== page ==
Every country in the world displays some diversity, but South Africa, stretching from the hippos in the Limpopo River to the penguins waddling on the Cape, takes some beating. It truly befits its position at the southern end of the world's most epic continent.
Welcome to the deserted Kalahari, Namakwa's springtime symphony of wildflowers, iconic Table Mountain and Cape Point, northern Swaziland's hills and ravines, Kruger National Park's wildlife-stalked savannah and, running through the east of the country and into Lesotho, the Drakensberg.
If you're interested in another kind of wildlife, hit the nightclubs on Cape Town's jumping Long St, or sample African homebrew in a township shebeen (unlicensed bar). Fill up on seafood along the Garden Route, curry in Durban's Indian Area, a sizzling Cape Malay dish, or a braai (barbecue) in the wilderness - accompanied by a bottle of something nice from the oldest wine industry outside Europe.
From Xhosa villages and Indian Ocean horizons to trunk-swinging elephants and baobab trees, the southern tip of Africa offers a vast array of unforgettable experiences. Lace up and discover the top five ways to see South Africa on foot.
Navigating the South African landscape - from national parks and snowy mountains to sunflower fields and sandy beaches - will send you round the bend in the best possible way. Hit the tarmac with these top South African road trips.
South Africa's oldest port city has hosted sailors and swashbucklers since the Dutch set up shop in 1652. Discover today's Cape Town, where the eyepatches and anchor tattoos have made way for a uniquely vibrant and diverse nightlife.
This delightful itinerary will take you 1000km on good roads through some of the most beautiful country in Southern Africa. You could whiz along in about 10 days, or relax along the way and stretch things out to three weeks or more.
Even if you can't squeeze everything in on this 5000km plus journey, you'll gain an excellent overview of South Africa, Lesotho and Swaziland. Six weeks is the bare minimum (more by public transport); give yourself at least two months to allow time for detours.
4 - 6 weeks
After travelling some 2500km through South Africa's vast, open northwest, settling back into an urban lifestyle won't be easy. Consider a 4WD for |Ai-|Ais/Richtersveld, Kgalagadi and Augrabies Falls parks, and allow six weeks to include more hiking and activities.
Got questions? We've got answers. Here, experts from Lonely Planet and Visa answer commonly asked questions about travelling to South Africa and managing your money while you're there. Have more questions? Email us at firstname.lastname@example.org.
Question: If the shopkeeper offers to charge me in my home currency instead of the local currency, is that a good idea?
Answer: [Visa expert] When you travel internationally, some merchants may offer you the option to convert your purchases into your home currency at the register. This is called Dynamic Currency Conversion (DCC) and means the merchant - not Visa or your issuing bank - is converting the currency. While you may appreciate the convenience of knowing the exact price in your home currency at the point-of-sale, you should be aware that the merchant may charge you for this service. Visa requires that you be given a choice to either accept or decline DCC. In addition, Visa requires merchants offering this service to inform cardholders of the exchange rate including any applicable commissions or fees being charged. Only agree to this do this if you think you are getting a good deal.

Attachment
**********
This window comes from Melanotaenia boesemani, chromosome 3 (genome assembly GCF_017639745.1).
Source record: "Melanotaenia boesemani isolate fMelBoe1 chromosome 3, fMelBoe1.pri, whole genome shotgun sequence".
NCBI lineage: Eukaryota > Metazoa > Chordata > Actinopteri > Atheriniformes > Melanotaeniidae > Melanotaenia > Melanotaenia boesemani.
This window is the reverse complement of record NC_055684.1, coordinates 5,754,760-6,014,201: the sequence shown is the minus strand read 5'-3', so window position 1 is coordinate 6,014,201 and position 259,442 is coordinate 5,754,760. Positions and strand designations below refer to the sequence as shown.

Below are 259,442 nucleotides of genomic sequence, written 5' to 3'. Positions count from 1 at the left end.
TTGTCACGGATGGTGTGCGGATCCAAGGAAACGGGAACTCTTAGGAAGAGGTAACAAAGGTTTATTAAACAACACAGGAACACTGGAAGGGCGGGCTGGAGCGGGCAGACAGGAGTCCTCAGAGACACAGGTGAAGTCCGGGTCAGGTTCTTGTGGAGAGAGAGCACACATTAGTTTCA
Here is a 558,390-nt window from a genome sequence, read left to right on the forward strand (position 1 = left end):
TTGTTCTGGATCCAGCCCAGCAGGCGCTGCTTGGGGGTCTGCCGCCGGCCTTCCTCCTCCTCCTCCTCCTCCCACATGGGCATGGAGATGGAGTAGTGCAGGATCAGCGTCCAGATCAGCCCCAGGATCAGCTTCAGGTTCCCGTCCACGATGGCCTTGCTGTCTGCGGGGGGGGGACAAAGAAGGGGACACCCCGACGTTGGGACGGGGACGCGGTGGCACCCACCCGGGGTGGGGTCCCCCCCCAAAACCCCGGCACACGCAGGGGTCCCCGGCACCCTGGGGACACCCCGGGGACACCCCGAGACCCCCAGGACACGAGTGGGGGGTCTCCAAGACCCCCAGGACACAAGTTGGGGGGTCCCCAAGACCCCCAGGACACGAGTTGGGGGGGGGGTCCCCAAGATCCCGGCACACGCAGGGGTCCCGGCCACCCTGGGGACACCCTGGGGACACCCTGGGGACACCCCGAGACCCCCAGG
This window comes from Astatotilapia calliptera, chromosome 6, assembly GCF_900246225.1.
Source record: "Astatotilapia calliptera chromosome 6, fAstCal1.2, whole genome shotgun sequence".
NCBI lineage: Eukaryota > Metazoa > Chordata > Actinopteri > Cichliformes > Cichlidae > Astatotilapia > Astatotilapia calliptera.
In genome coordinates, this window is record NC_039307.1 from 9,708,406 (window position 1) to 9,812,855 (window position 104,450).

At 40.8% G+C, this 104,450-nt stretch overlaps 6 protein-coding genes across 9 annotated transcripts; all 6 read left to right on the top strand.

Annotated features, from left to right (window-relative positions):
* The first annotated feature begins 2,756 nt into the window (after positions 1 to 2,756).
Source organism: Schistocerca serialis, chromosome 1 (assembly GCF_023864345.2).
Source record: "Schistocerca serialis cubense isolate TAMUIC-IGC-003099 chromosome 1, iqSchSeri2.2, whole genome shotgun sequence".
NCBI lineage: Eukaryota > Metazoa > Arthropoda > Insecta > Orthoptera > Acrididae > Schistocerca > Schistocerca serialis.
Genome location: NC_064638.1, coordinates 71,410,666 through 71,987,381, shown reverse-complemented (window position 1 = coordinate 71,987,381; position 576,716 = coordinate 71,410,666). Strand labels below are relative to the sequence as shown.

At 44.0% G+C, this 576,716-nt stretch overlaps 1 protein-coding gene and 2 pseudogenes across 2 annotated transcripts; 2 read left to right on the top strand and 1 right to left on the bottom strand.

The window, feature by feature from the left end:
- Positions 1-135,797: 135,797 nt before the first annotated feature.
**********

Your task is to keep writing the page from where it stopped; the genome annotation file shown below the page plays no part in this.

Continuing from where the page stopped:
Question: What's the best time of year to visit South Africa?
Answer: [Lonely Planet expert] South Africa is a year round destination. For Cape Town and the beaches the best time to visit is in summer (November to March). For wildlife viewing, the drier winter season (May to October) is the best bet.
Question: Should I be worried about crime?
Answer: [Lonely Planet expert] Violent crimes tend to take place away from major tourist areas and most visits pass without incident. Don't walk the streets after dark, lock car doors and close windows while driving, keep valuables out of sight and take care when using ATMs.
Question: Where's the best place for a safari?
Answer: [Lonely Planet expert] Kruger National Park is popular, with excellent infrastructure and a wide range of accommodation, but it can get busy. Malaria-free Madikwe is quieter, and elephants are found by the tonne in Addo National Park. Luxurious private game reserves are a popular option for those with cash to flash.
Question: What do I do if I lose my card?
Answer: [Visa expert] Call your bank immediately to cancel your card. In an emergency, you can get a temporary card replacement or cash disbursement in 24-48 hours with the help of Visa's Global Customer Assistance Service (GCAS).
Question: How can I get around?
Answer: [Lonely Planet expert] South Africa has good roads and self-drive is a practical and popular option. There are also reliable coach services, trains, hop-on-hop-off backpacker buses and budget airlines such as Kulula and Mango flying between major cities.
Question: What's the standard of accommodation like?
Answer: [Lonely Planet expert] Fantastic. South Africa has everything from luxury safari lodges and international chain hotel to well-equipped camping grounds and raucous backpacker hostels. There's also a high quality and very popular network of B&Bs.